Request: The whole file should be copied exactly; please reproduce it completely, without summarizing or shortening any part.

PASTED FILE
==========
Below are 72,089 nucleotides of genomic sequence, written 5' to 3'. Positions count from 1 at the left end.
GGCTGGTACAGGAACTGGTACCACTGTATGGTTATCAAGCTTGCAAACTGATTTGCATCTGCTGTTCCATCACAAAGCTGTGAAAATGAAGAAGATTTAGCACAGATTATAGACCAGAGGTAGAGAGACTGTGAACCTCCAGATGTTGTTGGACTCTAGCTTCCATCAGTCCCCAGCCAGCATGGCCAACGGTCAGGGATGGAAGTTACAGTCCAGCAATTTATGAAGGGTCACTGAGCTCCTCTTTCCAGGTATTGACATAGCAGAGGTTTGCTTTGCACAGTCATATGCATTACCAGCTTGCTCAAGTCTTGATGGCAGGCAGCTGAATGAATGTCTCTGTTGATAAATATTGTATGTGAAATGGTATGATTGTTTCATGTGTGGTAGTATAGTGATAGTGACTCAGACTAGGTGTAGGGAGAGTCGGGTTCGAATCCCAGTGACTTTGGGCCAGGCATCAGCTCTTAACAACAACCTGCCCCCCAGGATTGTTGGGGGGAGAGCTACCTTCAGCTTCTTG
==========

Below are 72,089 nucleotides of genomic sequence, written 5' to 3'. Positions count from 1 at the left end.
GGCTGGTACAGGAACTGGTACCACTGTATGGTTATCAAGCTTGCAAACTGATTTGCATCTGCTGTTCCATCACAAAGCTGTGAAAATGAAGAAGATTTAGCACAGATTATAGACCAGAGGTAGAGAGACTGTGAACCTCCAGATGTTGTTGGACTCTAGCTTCCATCAGTCCCCAGCCAGCATGGCCAACGGTCAGGGATGGAAGTTACAGTCCAGCAATTTATGAAGGGTCACTGAGCTCCTCTTTCCAGGTATTGACATAGCAGAGGTTTGCTTTGCACAGTCATATGCATTACCAGCTTGCTCAAGTCTTGATGGCAGGCAGCTGAATGAATGTCTCTGTTGATAAATATTGTATGTGAAATGGTATGATTGTTTCATGTGTGGTAGTATAGTGATAGTGACTCAGACTAGGTGTAGGGAGAGTCGGGTTCGAATCCCAGTGACTTTGGGCCAGGCATCAGCTCTTAACAACAACCTGCCCCCCAGGATTGTTGGGGGGAGAGCTACCTTCAGCTTCTTG